– You don’t want to review all groups with guest users.
These reviews are used to look for guest users, either to remove them emtirely or remove their access from groups/teams.

– You don’t want to review only guest users
As you’re probably looking for organizational users, but you want to make sure you get an overview of everyone.

– You’re not trying to weed out inactive users, meaning the latest checkbox is unnecessary.

Press the “Next: Reviews” button.

You’ll want the Access review to run regularly. Multi-stage means you’ll have several steps for each review. If you have an CISO (Chief Information Security Officer) who want to be involved, you could consider having a second stage where the CISO get to review the IT department’s review. In this logic, the last review is the final result.

In the organization I’m configuring this proof of concept in, there’s only one IT administrator. This allows me to use the PIM Approvers group as the reviewer group as well. This would leave the reviewers settings like this:

We could however allow the users themselves to evaluate their own access. It’d look like this:

However, it could end with a higher license cost, as the license consumption is defined by the amount of reviewers, not the users reviewed.

In the recurrence settings you’ll configure how long a time the review itself can take, and how often you want to do the reviews, and whether you want the reviews to ever end. I’ve configured it like this:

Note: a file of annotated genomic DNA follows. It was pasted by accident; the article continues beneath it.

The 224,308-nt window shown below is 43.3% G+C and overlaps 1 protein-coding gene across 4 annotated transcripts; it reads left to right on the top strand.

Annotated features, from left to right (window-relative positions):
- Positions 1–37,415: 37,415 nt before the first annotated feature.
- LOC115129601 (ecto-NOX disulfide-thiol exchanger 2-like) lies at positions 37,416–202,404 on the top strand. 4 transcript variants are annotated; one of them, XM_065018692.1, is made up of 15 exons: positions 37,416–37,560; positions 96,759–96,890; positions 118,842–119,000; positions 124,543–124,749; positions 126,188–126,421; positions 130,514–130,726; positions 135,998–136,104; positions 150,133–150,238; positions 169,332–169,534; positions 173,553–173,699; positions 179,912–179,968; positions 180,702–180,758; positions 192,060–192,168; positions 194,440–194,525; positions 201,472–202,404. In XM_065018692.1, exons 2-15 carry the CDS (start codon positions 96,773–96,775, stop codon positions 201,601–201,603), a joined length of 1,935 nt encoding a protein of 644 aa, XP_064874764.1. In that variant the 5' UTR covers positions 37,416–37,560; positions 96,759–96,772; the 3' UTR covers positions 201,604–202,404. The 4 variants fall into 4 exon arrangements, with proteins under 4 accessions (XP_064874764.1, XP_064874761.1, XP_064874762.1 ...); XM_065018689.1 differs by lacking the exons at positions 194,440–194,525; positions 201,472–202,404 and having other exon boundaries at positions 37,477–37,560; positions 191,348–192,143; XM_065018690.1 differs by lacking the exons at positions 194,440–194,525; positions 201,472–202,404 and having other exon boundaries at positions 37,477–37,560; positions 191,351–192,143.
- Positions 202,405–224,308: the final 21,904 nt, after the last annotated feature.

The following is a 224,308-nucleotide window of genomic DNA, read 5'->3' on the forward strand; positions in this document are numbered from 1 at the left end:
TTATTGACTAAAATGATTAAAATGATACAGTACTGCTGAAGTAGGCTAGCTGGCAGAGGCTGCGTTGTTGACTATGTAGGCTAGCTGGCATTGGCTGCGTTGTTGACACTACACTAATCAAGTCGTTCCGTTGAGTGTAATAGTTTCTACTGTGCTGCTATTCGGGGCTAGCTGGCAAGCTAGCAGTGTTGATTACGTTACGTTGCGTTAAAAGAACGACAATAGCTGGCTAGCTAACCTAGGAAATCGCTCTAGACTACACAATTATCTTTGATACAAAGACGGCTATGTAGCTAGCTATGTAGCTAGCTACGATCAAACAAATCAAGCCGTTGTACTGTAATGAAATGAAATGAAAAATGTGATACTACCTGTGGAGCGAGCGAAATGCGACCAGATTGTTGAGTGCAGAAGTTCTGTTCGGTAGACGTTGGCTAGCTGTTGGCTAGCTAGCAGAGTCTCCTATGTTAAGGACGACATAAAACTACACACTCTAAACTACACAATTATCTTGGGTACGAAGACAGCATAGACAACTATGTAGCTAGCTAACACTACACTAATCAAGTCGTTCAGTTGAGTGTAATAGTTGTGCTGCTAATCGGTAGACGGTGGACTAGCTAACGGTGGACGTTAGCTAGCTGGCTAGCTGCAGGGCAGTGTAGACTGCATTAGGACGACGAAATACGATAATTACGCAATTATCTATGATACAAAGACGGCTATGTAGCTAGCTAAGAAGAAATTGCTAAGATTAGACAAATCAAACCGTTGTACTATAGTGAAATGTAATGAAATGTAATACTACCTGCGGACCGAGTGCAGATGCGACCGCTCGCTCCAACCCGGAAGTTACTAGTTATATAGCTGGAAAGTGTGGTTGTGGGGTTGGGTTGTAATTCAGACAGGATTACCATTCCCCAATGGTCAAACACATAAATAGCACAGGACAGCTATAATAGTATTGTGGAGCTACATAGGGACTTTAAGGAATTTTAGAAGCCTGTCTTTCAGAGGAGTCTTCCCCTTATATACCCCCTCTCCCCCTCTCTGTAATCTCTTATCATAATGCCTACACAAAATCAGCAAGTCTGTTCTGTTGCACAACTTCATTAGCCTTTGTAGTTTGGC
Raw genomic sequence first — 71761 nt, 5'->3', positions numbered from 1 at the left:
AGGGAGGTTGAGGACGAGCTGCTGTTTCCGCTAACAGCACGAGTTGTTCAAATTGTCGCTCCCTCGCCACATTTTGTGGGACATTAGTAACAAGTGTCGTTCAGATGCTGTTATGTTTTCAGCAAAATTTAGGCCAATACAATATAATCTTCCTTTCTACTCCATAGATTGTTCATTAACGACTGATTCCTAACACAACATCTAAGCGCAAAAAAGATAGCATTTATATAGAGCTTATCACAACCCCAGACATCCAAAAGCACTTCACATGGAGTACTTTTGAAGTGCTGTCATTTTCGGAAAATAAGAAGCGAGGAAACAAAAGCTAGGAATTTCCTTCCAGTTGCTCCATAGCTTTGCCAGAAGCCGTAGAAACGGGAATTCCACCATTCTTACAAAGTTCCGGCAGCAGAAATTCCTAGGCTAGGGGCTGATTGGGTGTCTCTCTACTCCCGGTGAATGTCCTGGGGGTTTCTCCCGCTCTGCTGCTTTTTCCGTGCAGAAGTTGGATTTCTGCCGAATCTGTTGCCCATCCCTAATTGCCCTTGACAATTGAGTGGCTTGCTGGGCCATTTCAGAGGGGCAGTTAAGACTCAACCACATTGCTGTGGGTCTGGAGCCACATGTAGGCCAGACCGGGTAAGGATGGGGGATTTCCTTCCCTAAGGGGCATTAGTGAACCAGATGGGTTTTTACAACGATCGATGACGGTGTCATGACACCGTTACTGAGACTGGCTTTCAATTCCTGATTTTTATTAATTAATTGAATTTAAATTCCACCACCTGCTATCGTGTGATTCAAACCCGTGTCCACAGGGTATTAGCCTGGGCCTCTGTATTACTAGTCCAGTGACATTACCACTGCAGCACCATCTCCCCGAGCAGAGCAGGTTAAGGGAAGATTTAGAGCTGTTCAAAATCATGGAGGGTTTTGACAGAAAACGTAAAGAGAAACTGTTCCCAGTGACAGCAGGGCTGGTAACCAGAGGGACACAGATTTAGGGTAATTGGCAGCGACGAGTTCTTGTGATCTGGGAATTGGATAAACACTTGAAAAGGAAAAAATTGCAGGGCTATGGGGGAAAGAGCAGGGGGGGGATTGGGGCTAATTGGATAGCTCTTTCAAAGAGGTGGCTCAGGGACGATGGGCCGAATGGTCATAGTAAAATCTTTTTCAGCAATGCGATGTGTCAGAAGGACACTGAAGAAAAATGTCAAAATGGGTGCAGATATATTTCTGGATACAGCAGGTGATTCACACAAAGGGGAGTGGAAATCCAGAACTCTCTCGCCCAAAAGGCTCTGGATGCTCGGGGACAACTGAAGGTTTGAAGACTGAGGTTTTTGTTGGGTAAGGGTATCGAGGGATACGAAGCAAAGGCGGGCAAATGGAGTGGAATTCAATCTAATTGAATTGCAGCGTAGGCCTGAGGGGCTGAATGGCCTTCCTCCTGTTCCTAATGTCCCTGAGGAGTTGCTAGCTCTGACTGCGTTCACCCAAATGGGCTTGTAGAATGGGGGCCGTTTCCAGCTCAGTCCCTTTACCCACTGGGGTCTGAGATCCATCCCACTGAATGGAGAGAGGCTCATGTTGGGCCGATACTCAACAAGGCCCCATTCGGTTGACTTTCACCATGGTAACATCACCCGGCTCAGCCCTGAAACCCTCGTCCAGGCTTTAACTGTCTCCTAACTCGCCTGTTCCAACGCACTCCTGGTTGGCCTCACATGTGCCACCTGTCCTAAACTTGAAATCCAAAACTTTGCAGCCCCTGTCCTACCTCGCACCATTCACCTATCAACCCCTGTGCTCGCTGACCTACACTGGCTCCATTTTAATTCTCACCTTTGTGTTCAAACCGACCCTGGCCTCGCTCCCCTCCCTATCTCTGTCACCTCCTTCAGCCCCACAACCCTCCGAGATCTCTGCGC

Next up, we’re configuring settings:

These are the default configuration, but we’ll make some changes.

First of all, when the “Upon completion settings”:

You’ll want to auto-apply the results to the resource. Your review will be authoritative on allowing or denying access to the resource evaluated. I’m adding some users to send the “post review” log to, but it’s not necessary to show for this article.

Moving on to the “Enable reviewer decision helpers”. It isn’t necessary here, as the users will constantly log on (the users assigned to the group are usually the users’ day-to-day accounts). The function will however be very helpful when you’re evaluating for stale guest users objects.

When it comes to Advanced settings you decide whether the reviewer need to provide justification for allowing a user retaining the access. Email notifications is for the reviewers being informed of a review starting. Reminders are the same, but are sent in the middle of the review. Additional content is used to define what review you’re sending notifications for.

Justification in this setting are especially important in cases where users review themselves. In the organization I’m configuring for here there is no need for justifications in the review (as there’s only one IT administrator). Lastly you’ll need to name the access review and add a description:

Press “Create”:

When the review triggers, you’ll get the users listed out and the reviewers can press “approve” or “deny” access. After the review is complete, the system will deny access to the group, removing the users from the eligibility groups and successively from the Privileged Identity Management function.

Well done! You’ve configured privileged identity management with an Access review to maintain the group!

Thank you for reading